Matt Nippert must hardly have been able to to believe his luck yesterday when the latest source in the dizzying Dirty Politics drama -- Prime Minister John Key -- produced the email that, according to Key, finally exhausted Justice minister Judith Collins' apparently inexhaustible stock of warnings and chances.
Nippert has been working with Rawshark -- aka Whaledump, aka the source of the messages that form the basis of Nick Hager's book Dirty Politics -- to piece together a story showing that Mark Hotchin, the former co-owner of Hanover Finance, paid Cameron Slater and Cathy Odgers, via Carrick Graham, to attack and undermine the Financial Markets Authority and the Serious Fraud Office, who were investigating Hanover's collapse.
What Nippert describes is wholly in line with the modus operandi of paid smears outlined in Hager's book (Hager actually alludes to a Hotchin connection on page 87, but he didn't pursue the story). But it evidently appeared to be a story without direct political resonance -- until yesterday, when Key released a screenshot of an email in which Slater implicates Collins in an attack on Adam Feeley, the then-director of the Serious Fraud Office, saying:
I also spoke at length with the minister responsible today (Judith Collins). She is gunning for Feeley. Any information we can provide her on his background is appreciated. I have outlined for her a coming blog post about the massive staff turnover and she has added that to the review of the State Services Commissioner. She is using his review of these events to go on a trawl looking for anything else. It is my opinion that Feeley's position is untenable.
Suddenly, Nippert had an even better front-page story: The real reason behind Judith Collins' demise.
But there was more than that. Nippert himself is mentioned in the email. Slater, affecting the tone of a PR professional, says he will "cover Matt Nippert", as part of a drive to foster the story of an embattled, compromised Feeley with mainstream media journalists.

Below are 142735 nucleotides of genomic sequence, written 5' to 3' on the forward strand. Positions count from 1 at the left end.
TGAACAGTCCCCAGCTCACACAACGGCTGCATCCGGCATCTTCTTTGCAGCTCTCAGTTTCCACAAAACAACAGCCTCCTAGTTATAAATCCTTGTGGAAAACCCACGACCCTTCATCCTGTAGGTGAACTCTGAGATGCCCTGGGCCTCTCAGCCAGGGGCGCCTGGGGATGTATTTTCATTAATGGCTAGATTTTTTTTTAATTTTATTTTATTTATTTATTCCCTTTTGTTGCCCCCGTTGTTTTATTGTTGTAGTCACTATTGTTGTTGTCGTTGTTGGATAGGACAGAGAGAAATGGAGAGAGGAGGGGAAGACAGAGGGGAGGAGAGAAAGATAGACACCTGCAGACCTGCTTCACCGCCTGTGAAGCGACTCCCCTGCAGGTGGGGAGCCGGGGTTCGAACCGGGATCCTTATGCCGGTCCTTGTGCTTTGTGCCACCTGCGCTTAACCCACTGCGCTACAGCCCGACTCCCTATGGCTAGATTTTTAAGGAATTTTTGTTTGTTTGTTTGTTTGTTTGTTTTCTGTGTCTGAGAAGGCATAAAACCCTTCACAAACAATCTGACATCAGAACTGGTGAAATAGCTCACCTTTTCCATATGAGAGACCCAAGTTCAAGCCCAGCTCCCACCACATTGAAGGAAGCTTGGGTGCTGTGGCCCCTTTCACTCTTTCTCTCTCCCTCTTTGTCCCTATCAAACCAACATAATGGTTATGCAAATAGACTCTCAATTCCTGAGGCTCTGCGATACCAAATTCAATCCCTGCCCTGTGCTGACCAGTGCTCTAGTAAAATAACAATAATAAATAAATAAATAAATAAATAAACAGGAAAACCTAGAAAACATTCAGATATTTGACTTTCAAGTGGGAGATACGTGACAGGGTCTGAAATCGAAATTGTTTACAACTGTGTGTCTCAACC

Slater also says that his accomplice, lawyer Cathy Odgers, had been briefing New Zealand Herald columnist Fran O'Sullivan -- who wrote scornfully in this column and this one of Feeley's somewhat unprofessional act of celebrating the the SFO's prosecution of Bridgecorp by opening a bottle of champagne left behind by Bridgecorp directors when they vacated the company offices.
From Slater's email:
Cathy can outline her contact with Fran O'Sullivan separately. Basically though the Herald and other media are now picking up our lines that this situation is like "Caesar's Wife" where the SFO must be beyond reproach. If he nicked a bottle of wine what else has he nicked or hidden from receivers and liquidators? ...
Our (Cathy's) nickname for Feeley (Five Fingers Feeley) has stuck. journalists ringing me actually use to describe Feeley now in phone conversations.
I also spoke at length with the Minister responsible today (Judith Collins). She is gunning for Feeley. Any information that we can provide her on his background is appreciated. I have outlined for her a coming blog post about the massive staff turnover and she has added that to the review of the State Services Commissioner. She is using the review of these events to go on a trawl looking for anything else. It is my opinion that Feeley's position is untenable.
From O'Sullivan's column:
Collins - who is not known as the Crusher for nothing - is understandably furious that the SFO director, whom she personally hawked around town as the sheriff who was going to drive the fraudsters out of Dodge City in the wake of the multibillion-dollar finance companies sector collapse, would trivialise such an important issue.